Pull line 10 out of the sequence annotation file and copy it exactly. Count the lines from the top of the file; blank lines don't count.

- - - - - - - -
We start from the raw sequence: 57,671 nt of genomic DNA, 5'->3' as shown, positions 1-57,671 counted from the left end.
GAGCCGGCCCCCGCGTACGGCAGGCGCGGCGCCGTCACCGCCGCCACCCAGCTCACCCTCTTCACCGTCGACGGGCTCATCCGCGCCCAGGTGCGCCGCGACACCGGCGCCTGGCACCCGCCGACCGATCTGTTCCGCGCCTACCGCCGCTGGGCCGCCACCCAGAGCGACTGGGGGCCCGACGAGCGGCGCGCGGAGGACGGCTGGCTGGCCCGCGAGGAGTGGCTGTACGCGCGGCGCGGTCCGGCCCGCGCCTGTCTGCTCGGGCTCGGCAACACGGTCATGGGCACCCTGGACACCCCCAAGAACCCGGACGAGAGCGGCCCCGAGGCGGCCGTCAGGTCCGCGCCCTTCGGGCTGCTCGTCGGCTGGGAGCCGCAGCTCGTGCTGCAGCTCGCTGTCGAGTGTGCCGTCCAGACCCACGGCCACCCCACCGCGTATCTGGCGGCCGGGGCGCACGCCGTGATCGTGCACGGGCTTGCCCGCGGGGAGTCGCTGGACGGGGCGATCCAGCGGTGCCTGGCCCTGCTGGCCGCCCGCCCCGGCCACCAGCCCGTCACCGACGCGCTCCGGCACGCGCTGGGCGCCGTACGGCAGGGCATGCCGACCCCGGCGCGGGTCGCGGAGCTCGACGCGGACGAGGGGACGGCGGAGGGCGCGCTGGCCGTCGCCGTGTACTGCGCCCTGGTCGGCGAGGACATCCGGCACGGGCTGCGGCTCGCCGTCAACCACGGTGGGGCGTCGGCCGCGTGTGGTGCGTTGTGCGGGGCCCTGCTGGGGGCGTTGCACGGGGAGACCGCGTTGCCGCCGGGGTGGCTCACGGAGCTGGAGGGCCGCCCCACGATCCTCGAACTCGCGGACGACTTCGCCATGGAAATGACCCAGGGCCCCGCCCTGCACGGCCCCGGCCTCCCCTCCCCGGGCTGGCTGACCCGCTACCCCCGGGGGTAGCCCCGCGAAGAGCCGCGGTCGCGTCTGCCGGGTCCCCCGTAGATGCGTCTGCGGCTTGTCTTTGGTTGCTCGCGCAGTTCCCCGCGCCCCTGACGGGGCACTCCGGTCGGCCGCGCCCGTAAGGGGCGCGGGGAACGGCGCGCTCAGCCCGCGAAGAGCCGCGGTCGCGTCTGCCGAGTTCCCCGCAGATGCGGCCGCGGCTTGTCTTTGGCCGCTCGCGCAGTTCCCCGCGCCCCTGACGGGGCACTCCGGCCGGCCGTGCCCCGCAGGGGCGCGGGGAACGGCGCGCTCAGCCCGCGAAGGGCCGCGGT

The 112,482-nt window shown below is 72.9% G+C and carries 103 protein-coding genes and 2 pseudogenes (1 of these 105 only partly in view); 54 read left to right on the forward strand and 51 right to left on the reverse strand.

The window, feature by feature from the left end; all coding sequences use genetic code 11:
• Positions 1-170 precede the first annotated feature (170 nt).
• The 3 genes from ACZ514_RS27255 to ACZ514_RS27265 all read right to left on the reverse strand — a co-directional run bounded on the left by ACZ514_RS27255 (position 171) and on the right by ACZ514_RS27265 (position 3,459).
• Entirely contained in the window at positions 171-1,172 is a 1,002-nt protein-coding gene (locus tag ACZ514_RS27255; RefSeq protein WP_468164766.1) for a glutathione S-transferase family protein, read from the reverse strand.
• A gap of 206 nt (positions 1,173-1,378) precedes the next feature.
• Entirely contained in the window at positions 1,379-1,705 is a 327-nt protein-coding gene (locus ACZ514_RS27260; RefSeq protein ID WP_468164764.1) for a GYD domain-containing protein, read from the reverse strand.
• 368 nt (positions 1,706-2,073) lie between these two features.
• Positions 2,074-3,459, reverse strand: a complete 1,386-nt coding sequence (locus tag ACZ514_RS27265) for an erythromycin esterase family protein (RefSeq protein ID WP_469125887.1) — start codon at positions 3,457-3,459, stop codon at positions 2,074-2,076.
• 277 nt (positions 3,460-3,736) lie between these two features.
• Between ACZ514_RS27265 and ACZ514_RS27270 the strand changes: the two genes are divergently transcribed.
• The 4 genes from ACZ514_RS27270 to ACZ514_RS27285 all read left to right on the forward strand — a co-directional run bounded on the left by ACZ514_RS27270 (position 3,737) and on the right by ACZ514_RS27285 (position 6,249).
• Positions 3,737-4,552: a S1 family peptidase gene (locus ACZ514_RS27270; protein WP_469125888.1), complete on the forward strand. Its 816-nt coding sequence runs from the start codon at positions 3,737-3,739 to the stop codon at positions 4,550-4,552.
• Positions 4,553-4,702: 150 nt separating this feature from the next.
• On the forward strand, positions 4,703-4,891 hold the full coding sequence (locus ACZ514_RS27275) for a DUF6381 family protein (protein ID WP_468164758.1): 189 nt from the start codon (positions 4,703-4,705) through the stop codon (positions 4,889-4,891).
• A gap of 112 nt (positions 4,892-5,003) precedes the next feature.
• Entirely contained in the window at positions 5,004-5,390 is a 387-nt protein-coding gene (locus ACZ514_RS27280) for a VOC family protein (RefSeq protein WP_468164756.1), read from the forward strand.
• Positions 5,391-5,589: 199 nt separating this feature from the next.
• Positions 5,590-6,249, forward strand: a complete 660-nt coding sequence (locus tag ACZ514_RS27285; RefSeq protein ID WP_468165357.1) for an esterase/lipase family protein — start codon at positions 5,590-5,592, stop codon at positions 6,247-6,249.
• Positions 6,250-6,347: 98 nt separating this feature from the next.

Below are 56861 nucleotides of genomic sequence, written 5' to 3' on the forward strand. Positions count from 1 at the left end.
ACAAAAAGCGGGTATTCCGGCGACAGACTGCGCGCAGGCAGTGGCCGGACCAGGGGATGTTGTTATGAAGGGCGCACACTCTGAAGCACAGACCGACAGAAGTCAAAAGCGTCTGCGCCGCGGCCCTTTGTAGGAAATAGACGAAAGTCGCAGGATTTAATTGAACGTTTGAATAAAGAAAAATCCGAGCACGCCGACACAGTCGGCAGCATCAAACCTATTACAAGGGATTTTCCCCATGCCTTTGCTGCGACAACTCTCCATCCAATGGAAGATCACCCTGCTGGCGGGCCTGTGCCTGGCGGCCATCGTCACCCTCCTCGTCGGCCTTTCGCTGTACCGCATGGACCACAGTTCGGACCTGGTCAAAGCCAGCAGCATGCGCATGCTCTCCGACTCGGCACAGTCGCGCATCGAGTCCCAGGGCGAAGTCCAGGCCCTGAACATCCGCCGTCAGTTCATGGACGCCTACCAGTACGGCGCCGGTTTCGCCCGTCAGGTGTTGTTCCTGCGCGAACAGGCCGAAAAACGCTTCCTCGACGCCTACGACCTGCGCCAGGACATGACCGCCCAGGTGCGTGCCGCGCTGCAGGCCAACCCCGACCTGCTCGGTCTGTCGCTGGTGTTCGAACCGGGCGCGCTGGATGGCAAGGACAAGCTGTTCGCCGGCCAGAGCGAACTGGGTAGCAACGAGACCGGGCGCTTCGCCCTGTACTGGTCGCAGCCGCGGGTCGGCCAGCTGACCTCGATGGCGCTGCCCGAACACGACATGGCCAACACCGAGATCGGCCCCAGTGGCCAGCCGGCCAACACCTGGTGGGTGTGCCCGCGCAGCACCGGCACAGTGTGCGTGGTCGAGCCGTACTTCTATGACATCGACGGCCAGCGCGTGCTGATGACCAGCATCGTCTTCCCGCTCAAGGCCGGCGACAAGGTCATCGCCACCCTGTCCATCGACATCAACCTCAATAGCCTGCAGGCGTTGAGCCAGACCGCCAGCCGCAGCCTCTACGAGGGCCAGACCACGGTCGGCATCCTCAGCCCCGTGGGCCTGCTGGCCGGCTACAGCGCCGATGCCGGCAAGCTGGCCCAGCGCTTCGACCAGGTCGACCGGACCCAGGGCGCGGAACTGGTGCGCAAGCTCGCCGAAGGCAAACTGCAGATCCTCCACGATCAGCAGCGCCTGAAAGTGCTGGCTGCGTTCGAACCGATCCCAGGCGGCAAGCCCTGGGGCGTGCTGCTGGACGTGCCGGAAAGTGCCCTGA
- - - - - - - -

• 368 nt (positions 1,706-2,073) lie between these two features.